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Thursday, July 28, 2011

Grow your Own

I've discovered a stall at the Queen Vic market that sells mushrooms. Not just your average mushroom but all sorts of exotic mushrooms at very reasonable prices. I nearly did a little dance when I saw it because I am mushroom mad. I credit my friend Jo for the mushroom stall discovery. Jo of the "hoist a flag pizza oven" fame. I met her for a cuppa at the market last week and she put the idea in my head that I ought to expand my market experience and venture up aisle B. I only ever do aisle A. I'm a creature of habit. Monkey Man has been doing the weekly market shop for 18 years. And he's always only ever done aisle A. So I've followed his lead. He reckons aisle A is the cheapest. Makes sense to me - right on the end, less people go that far. Anyway, that's what I do. A quick waltz down aisle A with my trolley, duck over to my favourite deli and back up the street way to avoid oncoming shopping trolleys to the car. Until now. Now I go back up aisle B to stop at the mushroom stall and see what's on offer.

Yep, I love them. In fact, I have them most mornings on a bit of toast with spinach or tomato or egg and herbs. There was a time when I had to give up mushrooms for a few days and it was torture. Actually, I didn't have to give them up. I had been convinced by the crackpot in the local health food shop and google that the slight whiteness on my tongue was an internal fungal disease that was causing all sorts of problems to me but that could be cured. If I gave up mushrooms (fungus - see the connection) and spent a small fortune on herbal pills and liquids and concoctions in his shop. My sister the nutritionist did attempt to advise me that what I was doing was nonsense and had no scientific basis. Actually, I can't remember her exact words, she was certainly diplomatic. But her advice was not what I wanted to hear at the time. The "health" food shop had seduced me with assurances that my life was about to change dramatically. My eyes would sparkle, my stomach would thank me, my tongue would redden and I would certainly be a whole lot happier. So being the impressionable type, I did what I was told. Every morning one hour before eating I'd hold my nose and resist the urge to gag as I swallowed my pills and medicines. Then I'd jump into the shower, scrub myself with peppermint castille soap and at breakfast forgo my usual mushrooms for a porridge of seeds.

Until day 5 after forcing down the required concoction I vomited. And then felt dizzy and vomited again and had a roaring headache and took myself to bed for the rest of the day.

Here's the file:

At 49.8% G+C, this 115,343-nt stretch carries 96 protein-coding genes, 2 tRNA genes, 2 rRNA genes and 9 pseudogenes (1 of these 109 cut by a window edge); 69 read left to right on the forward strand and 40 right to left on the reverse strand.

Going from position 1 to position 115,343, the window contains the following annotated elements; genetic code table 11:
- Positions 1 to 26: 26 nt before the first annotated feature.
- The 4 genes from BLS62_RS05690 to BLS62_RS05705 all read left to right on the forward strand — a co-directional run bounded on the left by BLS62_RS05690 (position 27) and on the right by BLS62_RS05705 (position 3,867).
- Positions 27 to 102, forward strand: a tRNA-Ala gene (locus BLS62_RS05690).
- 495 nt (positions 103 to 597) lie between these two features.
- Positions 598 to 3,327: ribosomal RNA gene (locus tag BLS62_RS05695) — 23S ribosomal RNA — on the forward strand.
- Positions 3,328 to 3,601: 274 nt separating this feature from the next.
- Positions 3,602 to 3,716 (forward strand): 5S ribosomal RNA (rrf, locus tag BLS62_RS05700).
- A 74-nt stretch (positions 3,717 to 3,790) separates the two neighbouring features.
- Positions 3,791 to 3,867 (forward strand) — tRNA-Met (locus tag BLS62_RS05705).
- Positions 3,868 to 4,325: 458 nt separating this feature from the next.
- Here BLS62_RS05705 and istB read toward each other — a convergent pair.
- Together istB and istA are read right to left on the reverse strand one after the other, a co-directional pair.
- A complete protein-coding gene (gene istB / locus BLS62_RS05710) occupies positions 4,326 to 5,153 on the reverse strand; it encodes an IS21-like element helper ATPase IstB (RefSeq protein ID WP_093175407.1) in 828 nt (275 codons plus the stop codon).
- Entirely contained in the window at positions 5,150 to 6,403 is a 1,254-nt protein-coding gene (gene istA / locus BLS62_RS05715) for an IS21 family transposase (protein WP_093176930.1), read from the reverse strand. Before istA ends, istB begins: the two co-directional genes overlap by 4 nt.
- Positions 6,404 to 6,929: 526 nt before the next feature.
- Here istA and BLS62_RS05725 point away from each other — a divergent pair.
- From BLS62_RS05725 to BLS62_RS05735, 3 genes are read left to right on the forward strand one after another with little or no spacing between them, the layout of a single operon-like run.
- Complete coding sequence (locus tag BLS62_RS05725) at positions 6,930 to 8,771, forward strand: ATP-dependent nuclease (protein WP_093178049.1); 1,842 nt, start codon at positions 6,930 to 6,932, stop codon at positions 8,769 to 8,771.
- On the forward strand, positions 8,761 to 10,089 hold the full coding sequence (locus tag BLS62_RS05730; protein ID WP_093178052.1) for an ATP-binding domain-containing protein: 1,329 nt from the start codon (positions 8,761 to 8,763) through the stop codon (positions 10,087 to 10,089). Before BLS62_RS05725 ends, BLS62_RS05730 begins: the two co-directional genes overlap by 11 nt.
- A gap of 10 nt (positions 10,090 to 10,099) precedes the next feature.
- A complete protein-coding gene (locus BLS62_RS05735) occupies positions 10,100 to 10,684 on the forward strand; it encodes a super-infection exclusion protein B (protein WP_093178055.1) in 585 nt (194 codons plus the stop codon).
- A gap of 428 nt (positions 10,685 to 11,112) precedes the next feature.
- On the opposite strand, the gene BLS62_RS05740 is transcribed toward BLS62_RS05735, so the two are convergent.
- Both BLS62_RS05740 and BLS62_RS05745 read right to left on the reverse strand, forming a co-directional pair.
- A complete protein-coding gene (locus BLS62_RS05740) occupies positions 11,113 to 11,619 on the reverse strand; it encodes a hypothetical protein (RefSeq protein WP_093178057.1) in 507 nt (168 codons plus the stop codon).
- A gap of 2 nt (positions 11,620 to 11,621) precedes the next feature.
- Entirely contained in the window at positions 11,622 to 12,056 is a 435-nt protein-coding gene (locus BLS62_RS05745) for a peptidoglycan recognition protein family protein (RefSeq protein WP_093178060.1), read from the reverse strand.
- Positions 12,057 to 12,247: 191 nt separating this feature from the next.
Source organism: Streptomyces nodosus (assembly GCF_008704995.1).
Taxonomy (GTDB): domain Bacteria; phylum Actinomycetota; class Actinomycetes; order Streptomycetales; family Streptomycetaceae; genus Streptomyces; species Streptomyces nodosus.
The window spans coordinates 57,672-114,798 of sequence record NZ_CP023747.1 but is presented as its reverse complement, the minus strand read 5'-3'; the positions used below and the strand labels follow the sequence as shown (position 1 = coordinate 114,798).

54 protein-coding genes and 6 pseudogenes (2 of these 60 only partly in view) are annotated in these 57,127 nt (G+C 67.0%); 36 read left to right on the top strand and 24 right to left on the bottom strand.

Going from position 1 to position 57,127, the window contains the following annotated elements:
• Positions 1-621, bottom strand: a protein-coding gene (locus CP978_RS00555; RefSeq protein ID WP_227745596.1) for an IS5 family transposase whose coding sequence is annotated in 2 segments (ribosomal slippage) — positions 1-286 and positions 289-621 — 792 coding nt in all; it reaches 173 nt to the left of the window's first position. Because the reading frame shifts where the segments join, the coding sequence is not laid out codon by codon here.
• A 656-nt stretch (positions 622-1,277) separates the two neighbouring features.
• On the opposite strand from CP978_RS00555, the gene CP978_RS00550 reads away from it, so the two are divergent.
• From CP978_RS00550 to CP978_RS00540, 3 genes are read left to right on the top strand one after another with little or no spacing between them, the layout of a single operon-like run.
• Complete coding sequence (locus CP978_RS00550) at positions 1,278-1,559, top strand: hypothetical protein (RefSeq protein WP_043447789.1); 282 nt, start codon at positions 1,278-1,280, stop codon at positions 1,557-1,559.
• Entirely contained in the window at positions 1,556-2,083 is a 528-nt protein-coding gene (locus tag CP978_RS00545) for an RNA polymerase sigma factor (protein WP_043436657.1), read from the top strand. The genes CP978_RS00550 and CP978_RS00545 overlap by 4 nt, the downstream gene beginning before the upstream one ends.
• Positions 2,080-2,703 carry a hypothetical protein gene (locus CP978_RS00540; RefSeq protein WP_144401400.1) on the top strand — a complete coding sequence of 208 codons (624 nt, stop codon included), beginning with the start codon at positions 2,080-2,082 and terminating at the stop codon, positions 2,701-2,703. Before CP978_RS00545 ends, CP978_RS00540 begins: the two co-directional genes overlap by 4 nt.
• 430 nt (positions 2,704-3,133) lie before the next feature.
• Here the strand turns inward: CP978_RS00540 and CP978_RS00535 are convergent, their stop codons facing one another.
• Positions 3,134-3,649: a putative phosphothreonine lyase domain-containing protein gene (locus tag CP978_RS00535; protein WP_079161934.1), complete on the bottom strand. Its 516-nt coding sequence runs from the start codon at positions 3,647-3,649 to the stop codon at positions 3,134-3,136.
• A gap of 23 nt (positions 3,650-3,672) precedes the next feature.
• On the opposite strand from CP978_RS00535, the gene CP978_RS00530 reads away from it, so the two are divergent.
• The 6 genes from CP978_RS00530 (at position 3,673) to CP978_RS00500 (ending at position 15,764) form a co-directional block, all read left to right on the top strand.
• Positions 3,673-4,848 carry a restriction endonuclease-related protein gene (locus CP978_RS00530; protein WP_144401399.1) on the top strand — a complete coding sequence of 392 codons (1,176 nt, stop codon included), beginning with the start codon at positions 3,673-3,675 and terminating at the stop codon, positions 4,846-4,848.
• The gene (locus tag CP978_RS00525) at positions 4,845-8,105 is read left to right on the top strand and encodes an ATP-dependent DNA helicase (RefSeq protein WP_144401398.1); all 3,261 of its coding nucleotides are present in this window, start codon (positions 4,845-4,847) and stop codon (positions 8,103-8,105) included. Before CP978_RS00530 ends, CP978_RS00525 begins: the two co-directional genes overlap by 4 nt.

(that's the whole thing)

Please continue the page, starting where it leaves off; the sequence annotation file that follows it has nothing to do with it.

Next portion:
A few days later I took myself to the GP. Fortunately not the same doctor who I'd fronted a few years earlier after discovering a lump under my armpit. I discovered the lump on the drive home from my mum. Not sure what I was doing prodding about under my armpit while driving but by the end of the journey I'd convinced myself that I was dying of cancer.

Turned out to be a pimple.

Anyway, I fronted a different doctor and poked out my tongue.
"Look at my tongue. It's white."
The doctor looked at me patiently.
"Isn't that some kind of fungus?" I asked.
"It looks like there's a bit of a white casing on your tongue." He replied.
"But isn't that bad? Shouldn't I do something about that?"
After asking me about all my other symptoms (none), he sent me home.
A wee bit embarrassed.

But home to a bagful of mushrooms. Which I've been happily consuming ever since.

So back to that mushroom stall in aisle B. Not only do they sell a whole bunch of different sorts of mushrooms, but they also sell grow your own mushies. I have thought of trying to grow my own in the past but it always seems more expensive and more bother than picking up a bag at the market. But these grow your owns were only $6. And they are oyster mushrooms. If I can remember to water these mushrooms (and I've already forgotten twice) I'll be very happy.

The handwritten instructions on the sign at the stall were not very comprehensive but I quizzed the stall owner and think I'm doing it right. Spray twice a day, lie the pack on its side in a dark spot inside somewhere and chop them off when they grow and you're ready to eat. They claim they'll produce for 3-4 months. Yummo.

Monday, July 25, 2011

Grey and Drizzly but...

Oh yeah, I'm counting the days to spring. The chooks however, don't seem to notice the weather. They've been standing about in the rain and then rolling around in the mud. Fluff doesn't look so fluffy lately. It never seems to occur to them that there's a specially made chook shed with a roof for sheltering in. But as I've said before, silkies are not the brightest of creatures.

I'd been warned that silkies were broody chooks but I'm just starting to realise how frustrating that can be. Golden Girl was broody for weeks. She finally got over it and a couple of days later Puff and Beverly decided to play at mum and they've been sharing a box for days now. I even caught that naughty Puff rolling a freshly laid egg from the other nesting box into hers so she can sit on it. I've not been doing anything much to discourage them. Every time I'm out there I remove them and pop them on the grass but a few minutes later they're back cuddling up together in their nest. I know there are strategies to stop this but I think I'll just let things take their course. Unless it drives me completely bonkers. Which it possibly will.

But despite the grey, drizzly weather my spirits were lifted a little on the weekend when I noticed this.
Almond tree in blossom